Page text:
Tuesday, May 17, 2011

Walk in the Woods in May

The single nicest time of year to go for a walk in the woods is in early May, before the leaves (and the blackflies and mosquitoes) come out. A rash of early wildflowers, the spring ephemerals, blooms before the canopy of leaves closes off their light. We hit the Bruce Trail nearby twice last week on warm sunny spring days, and the photos here are the result.

Red Trillium, one of my favourites

Dog-tooth Violet or Trout Lily

Wild Ginger

Spring Beauty

Dutchman's Breeches

The wierd purple leaves and tiny flower of the Blue Cohosh, which will soon turn a normal green colour.

Tuesday, May 10, 2011

Spring Flowers in the Garden

Spring is in full swing, my favourite time of year. My real love is wildflowers; a walk in the woods on a sunny day in May is just a joy. But the remarkable sudden growth of flowers in the garden is also a sign of the season. And after the undergardener has put so much time into shovelling, digging, transplanting, spreading mulch, moving rocks, etc., it's nice to see the actual flowers appear!

Crocus are among the very first, along with snowdrops, just after the aconite.

Daffodils bloom a little later, and we don't have any in the garden. But one small group got moved by accident thanks to some industrious squirrels, and it provides a handful of bright yellow blooms along the fencerow.

Varieties of early primrose, one of the first to add different colours to the garden.

These leaves you probably don't recognize, but they are so interesting I just couldn't resist. They are the fern-leaf peony, which will bloom soon, but the leaves themselves provide a fascinating pattern, rising very early out of the dirt.

Sunday, May 8, 2011


We see wild turkeys quite regularly as we drive around the landscape of the Beaver Valley region, all year round. They clean up the soybean fields in the fall; they walk steadily in single file out of the woods and across the roads in winter; and they gather in small flocks in the fields in spring. I've been wanting to get a picture of these incredible birds, so imagine my surprise when I looked out the window just 2 or 3 weeks ago and saw several turkeys! Just 30 feet away, walking slowly into our backyard!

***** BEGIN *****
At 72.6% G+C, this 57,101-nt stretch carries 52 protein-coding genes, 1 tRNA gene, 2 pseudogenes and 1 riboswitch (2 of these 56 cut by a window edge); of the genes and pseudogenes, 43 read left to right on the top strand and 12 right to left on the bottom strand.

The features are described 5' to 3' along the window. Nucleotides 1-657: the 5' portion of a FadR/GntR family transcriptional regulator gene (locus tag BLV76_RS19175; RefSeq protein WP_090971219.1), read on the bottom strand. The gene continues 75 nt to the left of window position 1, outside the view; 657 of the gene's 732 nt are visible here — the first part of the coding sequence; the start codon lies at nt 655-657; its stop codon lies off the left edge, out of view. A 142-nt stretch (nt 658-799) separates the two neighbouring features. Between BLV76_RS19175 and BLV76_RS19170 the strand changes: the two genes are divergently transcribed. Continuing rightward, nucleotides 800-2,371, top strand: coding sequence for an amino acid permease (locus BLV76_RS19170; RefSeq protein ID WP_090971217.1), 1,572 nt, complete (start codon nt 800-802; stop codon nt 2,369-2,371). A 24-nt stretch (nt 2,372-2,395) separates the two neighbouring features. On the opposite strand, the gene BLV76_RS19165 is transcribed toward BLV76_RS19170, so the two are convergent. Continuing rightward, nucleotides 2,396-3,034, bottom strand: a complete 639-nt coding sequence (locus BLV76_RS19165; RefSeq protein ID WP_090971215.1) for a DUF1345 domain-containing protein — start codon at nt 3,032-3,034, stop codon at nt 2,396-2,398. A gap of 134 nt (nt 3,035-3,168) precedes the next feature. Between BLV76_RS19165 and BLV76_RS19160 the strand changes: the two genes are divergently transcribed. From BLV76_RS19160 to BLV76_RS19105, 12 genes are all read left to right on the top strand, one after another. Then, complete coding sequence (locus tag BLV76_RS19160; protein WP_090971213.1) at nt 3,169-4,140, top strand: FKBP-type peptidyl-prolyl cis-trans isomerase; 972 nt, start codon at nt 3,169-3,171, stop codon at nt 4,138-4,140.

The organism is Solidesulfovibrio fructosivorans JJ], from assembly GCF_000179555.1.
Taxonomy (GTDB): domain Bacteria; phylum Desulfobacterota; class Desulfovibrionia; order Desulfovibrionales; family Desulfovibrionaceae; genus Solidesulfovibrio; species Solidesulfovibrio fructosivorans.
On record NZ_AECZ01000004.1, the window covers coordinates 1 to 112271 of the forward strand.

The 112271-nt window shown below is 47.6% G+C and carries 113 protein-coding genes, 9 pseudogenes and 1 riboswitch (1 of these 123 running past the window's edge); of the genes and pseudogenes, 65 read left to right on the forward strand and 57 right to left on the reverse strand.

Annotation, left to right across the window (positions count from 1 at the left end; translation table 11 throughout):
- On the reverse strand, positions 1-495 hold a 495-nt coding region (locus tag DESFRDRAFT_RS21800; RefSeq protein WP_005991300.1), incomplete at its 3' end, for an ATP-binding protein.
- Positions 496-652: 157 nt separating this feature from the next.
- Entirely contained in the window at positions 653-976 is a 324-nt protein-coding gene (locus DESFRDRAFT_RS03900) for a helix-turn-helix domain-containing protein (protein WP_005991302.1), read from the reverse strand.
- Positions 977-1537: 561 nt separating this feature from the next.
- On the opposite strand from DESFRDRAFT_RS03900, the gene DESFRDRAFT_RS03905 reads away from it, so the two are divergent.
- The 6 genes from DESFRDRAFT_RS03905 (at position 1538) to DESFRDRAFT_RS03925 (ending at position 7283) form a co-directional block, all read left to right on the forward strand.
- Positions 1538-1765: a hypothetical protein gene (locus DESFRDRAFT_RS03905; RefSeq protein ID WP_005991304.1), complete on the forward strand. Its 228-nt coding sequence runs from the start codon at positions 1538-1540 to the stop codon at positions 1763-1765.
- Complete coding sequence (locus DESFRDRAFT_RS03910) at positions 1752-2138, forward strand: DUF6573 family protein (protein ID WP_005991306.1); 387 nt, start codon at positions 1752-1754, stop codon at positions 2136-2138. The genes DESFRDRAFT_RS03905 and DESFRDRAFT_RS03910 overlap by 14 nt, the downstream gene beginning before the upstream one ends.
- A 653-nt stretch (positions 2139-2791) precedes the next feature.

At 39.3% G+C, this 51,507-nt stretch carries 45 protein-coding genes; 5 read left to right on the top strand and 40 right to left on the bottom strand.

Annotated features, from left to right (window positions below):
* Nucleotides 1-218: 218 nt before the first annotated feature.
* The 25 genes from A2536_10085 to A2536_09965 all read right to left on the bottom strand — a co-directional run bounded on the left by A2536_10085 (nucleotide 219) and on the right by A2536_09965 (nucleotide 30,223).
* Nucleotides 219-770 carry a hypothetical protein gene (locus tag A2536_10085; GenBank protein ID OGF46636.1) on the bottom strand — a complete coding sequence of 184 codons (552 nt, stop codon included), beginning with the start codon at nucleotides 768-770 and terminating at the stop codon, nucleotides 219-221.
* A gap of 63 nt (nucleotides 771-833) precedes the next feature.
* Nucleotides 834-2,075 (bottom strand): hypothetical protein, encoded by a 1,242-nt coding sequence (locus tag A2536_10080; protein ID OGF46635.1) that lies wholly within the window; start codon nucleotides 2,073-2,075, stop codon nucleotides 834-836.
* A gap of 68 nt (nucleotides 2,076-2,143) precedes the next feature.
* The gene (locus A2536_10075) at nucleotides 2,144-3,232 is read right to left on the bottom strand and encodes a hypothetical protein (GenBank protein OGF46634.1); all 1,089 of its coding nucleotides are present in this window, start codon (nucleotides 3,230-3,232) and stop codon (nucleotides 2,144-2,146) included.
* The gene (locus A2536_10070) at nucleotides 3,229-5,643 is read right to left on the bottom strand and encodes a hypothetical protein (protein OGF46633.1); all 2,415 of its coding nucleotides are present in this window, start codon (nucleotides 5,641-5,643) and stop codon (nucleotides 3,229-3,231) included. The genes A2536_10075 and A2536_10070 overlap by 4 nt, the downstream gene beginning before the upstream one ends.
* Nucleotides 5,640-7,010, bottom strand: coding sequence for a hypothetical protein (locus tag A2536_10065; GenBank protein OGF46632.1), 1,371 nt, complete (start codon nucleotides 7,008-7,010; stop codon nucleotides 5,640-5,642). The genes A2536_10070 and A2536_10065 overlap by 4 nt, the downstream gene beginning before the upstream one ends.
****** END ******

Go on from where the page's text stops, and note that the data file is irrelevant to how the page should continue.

The female hens led the way, picking at the grass as they walked. Wild turkeys are huge birds, and although they do fly quite well for short distances, I find myself wondering how they actually get off the ground. I know from stories I hear though that when a wild turkey bursts out of the undergrowth beside you and you aren't expecting it, it's a noisy burst of wings!

These turkeys worked their way slowly across the yard, a typical small flock of 5 hens and one tom; the hens led the way toward the further fencerow and the tom followed, stopping occasionally to fluff out its tail and look ferocious. It's 'beard', made of modified feathers, also shows up in this picture.

Wild turkeys have been one of the wildlife management success stories, perhaps even too successful, as they eat grain on farm fields. They were almost extirpated from Ontario, and re-introduced over ten years ago. The re-introduction has been so successful that there is now both a spring and a fall hunting season for turkeys.

Tuesday, May 3, 2011

Catching Up!

April arrives and there's so much to do outside (and I tend to be so single-minded about doing things), that I forget about blogging. So here we go to catch up. We're definitely well into spring, even though the weather has been cold, and the early flowers are up all over the place. These pictures are the very first of the spring flowers, a small patch of aconite in a neighbour's garden.

Since these bloomed, nearly a month ago, we've been through the snowdrops and crocus, and now it's time for daffodils and hyacinth. I'll post a few more pix in a day or two.

Birds continue to arrive back too. The chipping sparrows have settled in, along with the song sparrows, and the mourning dove is already sitting on eggs. Then a day or two ago I heard a brown thrasher. It has a very distinctive song, tending to sing a wide variety of phrases, but repeating each phrase once or twice. Following the direction of the song I found the thrasher, sitting at the very top of a spruce tree, singing loudly. Unfortunately, I'm not a great bird photographer, so you'll have to be content with a close-up of the aconite again.

The weather has been lousy for the 2nd half of April, cold and often rainy, even snowflakes the other day. Usually we get a lot of tree planting and garden work finished in April, but this year we've been hiding inside! I finally did get the rhubarb transplanted yesterday. Now out in the sun, I hope it will bring a better crop than it has the last few years. I triple-dug the ditch for it, filling the bottom with manure and compost, before planting the huge roots. Here's hoping it does well!